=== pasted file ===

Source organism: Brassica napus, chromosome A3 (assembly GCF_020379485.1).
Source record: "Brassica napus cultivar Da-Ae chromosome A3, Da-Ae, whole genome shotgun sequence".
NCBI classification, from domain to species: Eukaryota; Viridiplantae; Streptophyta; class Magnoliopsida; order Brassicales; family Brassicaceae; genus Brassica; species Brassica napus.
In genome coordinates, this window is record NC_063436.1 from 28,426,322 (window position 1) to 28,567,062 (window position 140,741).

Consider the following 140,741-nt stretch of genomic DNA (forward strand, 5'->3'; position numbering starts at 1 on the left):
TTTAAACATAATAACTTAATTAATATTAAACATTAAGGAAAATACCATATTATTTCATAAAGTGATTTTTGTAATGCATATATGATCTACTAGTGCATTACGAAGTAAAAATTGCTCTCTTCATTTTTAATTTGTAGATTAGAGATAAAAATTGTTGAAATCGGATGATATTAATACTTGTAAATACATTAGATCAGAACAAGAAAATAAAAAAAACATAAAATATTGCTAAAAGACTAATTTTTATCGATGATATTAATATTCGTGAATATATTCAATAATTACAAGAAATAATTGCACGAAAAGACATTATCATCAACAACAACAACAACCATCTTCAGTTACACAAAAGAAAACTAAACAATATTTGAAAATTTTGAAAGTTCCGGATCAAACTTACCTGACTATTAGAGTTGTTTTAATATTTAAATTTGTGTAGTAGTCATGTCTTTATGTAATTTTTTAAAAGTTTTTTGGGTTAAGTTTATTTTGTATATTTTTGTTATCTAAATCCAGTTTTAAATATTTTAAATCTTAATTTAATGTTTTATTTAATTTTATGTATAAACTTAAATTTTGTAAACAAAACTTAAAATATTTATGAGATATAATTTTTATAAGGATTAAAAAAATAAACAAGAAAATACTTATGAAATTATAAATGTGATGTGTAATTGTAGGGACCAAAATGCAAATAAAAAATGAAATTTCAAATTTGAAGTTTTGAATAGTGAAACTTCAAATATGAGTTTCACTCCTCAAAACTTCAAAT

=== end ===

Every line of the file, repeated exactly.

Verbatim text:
Source organism: Brassica napus, chromosome A3 (assembly GCF_020379485.1).
Source record: "Brassica napus cultivar Da-Ae chromosome A3, Da-Ae, whole genome shotgun sequence".
NCBI classification, from domain to species: Eukaryota; Viridiplantae; Streptophyta; class Magnoliopsida; order Brassicales; family Brassicaceae; genus Brassica; species Brassica napus.
In genome coordinates, this window is record NC_063436.1 from 28,426,322 (window position 1) to 28,567,062 (window position 140,741).

Consider the following 140,741-nt stretch of genomic DNA (forward strand, 5'->3'; position numbering starts at 1 on the left):
TTTAAACATAATAACTTAATTAATATTAAACATTAAGGAAAATACCATATTATTTCATAAAGTGATTTTTGTAATGCATATATGATCTACTAGTGCATTACGAAGTAAAAATTGCTCTCTTCATTTTTAATTTGTAGATTAGAGATAAAAATTGTTGAAATCGGATGATATTAATACTTGTAAATACATTAGATCAGAACAAGAAAATAAAAAAAACATAAAATATTGCTAAAAGACTAATTTTTATCGATGATATTAATATTCGTGAATATATTCAATAATTACAAGAAATAATTGCACGAAAAGACATTATCATCAACAACAACAACAACCATCTTCAGTTACACAAAAGAAAACTAAACAATATTTGAAAATTTTGAAAGTTCCGGATCAAACTTACCTGACTATTAGAGTTGTTTTAATATTTAAATTTGTGTAGTAGTCATGTCTTTATGTAATTTTTTAAAAGTTTTTTGGGTTAAGTTTATTTTGTATATTTTTGTTATCTAAATCCAGTTTTAAATATTTTAAATCTTAATTTAATGTTTTATTTAATTTTATGTATAAACTTAAATTTTGTAAACAAAACTTAAAATATTTATGAGATATAATTTTTATAAGGATTAAAAAAATAAACAAGAAAATACTTATGAAATTATAAATGTGATGTGTAATTGTAGGGACCAAAATGCAAATAAAAAATGAAATTTCAAATTTGAAGTTTTGAATAGTGAAACTTCAAATATGAGTTTCACTCCTCAAAACTTCAAAT